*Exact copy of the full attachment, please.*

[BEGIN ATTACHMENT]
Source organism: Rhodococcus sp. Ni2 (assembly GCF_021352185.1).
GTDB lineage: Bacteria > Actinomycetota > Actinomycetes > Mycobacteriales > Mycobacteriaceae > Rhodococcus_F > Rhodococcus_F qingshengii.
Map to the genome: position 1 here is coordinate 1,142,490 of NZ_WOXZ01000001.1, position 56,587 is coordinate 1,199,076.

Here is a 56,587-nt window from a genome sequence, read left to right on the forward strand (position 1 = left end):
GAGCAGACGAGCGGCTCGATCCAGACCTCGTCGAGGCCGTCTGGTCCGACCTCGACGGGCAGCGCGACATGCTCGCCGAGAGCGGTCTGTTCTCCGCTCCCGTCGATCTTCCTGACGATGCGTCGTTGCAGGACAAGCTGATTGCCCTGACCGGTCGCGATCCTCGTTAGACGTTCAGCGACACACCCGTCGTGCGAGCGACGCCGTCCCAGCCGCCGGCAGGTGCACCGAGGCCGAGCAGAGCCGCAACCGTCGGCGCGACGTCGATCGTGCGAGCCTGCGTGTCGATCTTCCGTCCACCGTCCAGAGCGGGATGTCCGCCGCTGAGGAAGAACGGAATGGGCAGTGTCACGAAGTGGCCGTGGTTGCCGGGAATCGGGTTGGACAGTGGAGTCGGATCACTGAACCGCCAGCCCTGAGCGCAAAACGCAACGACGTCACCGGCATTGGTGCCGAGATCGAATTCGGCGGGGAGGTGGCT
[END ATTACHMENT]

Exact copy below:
Source organism: Rhodococcus sp. Ni2 (assembly GCF_021352185.1).
GTDB lineage: Bacteria > Actinomycetota > Actinomycetes > Mycobacteriales > Mycobacteriaceae > Rhodococcus_F > Rhodococcus_F qingshengii.
Map to the genome: position 1 here is coordinate 1,142,490 of NZ_WOXZ01000001.1, position 56,587 is coordinate 1,199,076.

Here is a 56,587-nt window from a genome sequence, read left to right on the forward strand (position 1 = left end):
GAGCAGACGAGCGGCTCGATCCAGACCTCGTCGAGGCCGTCTGGTCCGACCTCGACGGGCAGCGCGACATGCTCGCCGAGAGCGGTCTGTTCTCCGCTCCCGTCGATCTTCCTGACGATGCGTCGTTGCAGGACAAGCTGATTGCCCTGACCGGTCGCGATCCTCGTTAGACGTTCAGCGACACACCCGTCGTGCGAGCGACGCCGTCCCAGCCGCCGGCAGGTGCACCGAGGCCGAGCAGAGCCGCAACCGTCGGCGCGACGTCGATCGTGCGAGCCTGCGTGTCGATCTTCCGTCCACCGTCCAGAGCGGGATGTCCGCCGCTGAGGAAGAACGGAATGGGCAGTGTCACGAAGTGGCCGTGGTTGCCGGGAATCGGGTTGGACAGTGGAGTCGGATCACTGAACCGCCAGCCCTGAGCGCAAAACGCAACGACGTCACCGGCATTGGTGCCGAGATCGAATTCGGCGGGGAGGTGGCT